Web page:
The descent coming down from Mt Buffalo was magnificent. We then had to cycle approx 25km to get to lunch stop- now the day was heating up and you could see the mood of the riders around us change, people were now starting to suffer.  If you could link up with a peloton to get pulled along you were lucky. At the Lunch stop people were sat down in the shade, eating food, drinking, recovering and reapplying sunblock. We took 20 mins at this stop and then quickly got on our way again.

After lunch, at the 150km mark we went through an aptly named town called “Oven”.  The temperatures were we to learn after the race had reached 44 degrees heat.  This was where I hit a lowpoint for next 10km. After joining a fast peloton of 4 riders, they broke away, I found myself riding on my own- as everytime I caught up to another rider, their pace was just too slow for me.  I was running out of water and needed to get to the next refill at 175km.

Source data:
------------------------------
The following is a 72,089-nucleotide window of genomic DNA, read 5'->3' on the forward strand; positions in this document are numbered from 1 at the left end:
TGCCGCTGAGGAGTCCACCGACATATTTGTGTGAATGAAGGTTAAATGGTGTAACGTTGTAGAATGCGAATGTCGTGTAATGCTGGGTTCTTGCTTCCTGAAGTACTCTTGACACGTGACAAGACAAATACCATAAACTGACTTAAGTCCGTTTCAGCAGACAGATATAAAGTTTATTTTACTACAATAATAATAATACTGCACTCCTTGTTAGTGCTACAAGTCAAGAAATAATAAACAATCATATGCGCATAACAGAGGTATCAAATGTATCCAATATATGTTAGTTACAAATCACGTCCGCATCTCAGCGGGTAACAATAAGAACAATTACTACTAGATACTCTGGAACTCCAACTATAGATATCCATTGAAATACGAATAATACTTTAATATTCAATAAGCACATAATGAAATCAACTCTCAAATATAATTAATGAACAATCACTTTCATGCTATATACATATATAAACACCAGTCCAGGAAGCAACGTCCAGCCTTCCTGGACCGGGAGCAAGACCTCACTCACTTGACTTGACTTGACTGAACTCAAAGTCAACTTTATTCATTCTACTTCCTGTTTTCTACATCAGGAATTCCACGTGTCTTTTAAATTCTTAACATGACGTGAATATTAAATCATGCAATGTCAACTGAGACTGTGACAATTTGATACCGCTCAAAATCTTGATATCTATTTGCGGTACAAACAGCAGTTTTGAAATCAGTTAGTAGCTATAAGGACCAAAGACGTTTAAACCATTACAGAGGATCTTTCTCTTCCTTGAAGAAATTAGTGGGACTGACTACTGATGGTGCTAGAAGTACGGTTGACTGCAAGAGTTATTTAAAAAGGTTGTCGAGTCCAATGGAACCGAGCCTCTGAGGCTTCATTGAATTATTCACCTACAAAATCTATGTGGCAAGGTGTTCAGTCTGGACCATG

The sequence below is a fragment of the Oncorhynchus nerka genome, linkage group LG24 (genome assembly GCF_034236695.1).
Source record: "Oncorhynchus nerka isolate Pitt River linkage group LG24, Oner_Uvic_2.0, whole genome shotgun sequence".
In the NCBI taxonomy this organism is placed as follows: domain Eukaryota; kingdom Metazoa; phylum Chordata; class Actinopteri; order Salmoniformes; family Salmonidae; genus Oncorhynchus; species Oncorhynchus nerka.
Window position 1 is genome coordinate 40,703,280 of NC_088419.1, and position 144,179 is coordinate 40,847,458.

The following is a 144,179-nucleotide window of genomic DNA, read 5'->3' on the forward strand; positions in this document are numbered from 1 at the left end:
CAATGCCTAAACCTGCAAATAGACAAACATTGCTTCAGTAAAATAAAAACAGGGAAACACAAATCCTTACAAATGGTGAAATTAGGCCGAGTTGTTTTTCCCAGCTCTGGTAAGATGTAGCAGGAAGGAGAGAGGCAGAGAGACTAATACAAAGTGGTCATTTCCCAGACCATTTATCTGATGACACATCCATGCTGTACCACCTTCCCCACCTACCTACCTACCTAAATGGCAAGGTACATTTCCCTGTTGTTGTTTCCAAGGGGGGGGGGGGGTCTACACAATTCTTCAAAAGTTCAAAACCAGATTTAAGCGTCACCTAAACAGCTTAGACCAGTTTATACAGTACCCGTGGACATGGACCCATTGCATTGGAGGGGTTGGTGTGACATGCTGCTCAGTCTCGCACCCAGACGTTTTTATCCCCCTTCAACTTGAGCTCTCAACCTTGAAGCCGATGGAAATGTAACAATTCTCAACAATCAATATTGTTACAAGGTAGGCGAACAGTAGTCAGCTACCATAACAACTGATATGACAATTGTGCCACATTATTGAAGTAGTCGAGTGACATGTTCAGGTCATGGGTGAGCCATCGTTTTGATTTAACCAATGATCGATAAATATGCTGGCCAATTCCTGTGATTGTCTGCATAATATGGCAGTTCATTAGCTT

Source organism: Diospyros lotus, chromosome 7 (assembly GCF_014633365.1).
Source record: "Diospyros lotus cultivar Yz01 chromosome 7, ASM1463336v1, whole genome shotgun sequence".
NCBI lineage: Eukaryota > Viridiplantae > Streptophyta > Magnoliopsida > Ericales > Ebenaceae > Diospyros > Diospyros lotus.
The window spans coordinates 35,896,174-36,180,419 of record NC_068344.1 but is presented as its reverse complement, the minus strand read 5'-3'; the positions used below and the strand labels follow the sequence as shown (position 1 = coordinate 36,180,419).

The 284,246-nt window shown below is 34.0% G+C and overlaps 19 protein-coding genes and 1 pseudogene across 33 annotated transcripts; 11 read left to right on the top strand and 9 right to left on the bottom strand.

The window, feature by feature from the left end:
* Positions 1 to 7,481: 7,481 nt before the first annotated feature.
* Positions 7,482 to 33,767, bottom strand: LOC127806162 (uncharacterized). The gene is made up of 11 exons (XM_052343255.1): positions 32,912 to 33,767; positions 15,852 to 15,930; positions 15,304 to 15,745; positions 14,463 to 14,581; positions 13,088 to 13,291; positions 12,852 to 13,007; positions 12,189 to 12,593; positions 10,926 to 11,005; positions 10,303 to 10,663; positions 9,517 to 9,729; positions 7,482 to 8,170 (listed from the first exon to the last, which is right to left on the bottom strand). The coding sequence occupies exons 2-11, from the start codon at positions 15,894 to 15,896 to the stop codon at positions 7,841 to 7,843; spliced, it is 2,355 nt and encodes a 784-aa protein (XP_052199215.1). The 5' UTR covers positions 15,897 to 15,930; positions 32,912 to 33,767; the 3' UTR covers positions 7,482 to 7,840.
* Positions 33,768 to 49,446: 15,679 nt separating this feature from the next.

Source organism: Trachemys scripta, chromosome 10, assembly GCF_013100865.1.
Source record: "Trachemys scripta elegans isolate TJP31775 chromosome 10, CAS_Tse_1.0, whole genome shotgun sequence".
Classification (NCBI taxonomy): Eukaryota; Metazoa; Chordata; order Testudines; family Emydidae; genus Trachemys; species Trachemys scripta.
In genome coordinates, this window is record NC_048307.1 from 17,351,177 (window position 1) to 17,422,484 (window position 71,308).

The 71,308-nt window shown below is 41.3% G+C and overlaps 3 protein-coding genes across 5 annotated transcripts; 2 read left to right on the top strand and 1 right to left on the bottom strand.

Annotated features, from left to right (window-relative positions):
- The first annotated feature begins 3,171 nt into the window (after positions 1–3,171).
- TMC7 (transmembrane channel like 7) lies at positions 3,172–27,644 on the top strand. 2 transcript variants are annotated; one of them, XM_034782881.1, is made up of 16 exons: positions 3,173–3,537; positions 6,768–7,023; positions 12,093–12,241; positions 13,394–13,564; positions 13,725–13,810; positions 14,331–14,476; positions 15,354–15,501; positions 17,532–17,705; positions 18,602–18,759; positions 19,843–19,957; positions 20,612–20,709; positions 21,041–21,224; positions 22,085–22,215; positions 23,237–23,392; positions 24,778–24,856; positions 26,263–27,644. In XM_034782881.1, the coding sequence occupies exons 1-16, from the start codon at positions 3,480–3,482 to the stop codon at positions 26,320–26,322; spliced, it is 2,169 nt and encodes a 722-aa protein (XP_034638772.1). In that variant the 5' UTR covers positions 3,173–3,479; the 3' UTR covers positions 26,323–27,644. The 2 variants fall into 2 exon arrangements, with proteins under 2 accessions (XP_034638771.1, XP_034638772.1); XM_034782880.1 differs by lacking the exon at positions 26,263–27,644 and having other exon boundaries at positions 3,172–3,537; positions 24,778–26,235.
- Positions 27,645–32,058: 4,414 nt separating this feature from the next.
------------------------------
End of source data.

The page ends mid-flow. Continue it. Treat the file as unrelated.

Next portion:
This is where the carnage started to appear as the heat took it’s toll on everyone. Riders were pulled to the side of road – vomiting, laying under trees, heads in hands, scattered all along the country road some trying to cool their body temperatures down under trees or in streams.

There was no civilisation at this point, just fields and I was dreaming of a general store- some cold water.  At this point a van pulled over- opened his boot and offered riders water- thank god.  At least the water was few degrees cooler than what was in our bottles. This was a saviour. We then encountered what should have been referred to as the 4th PEAK- 4km of climbing(no one expected this).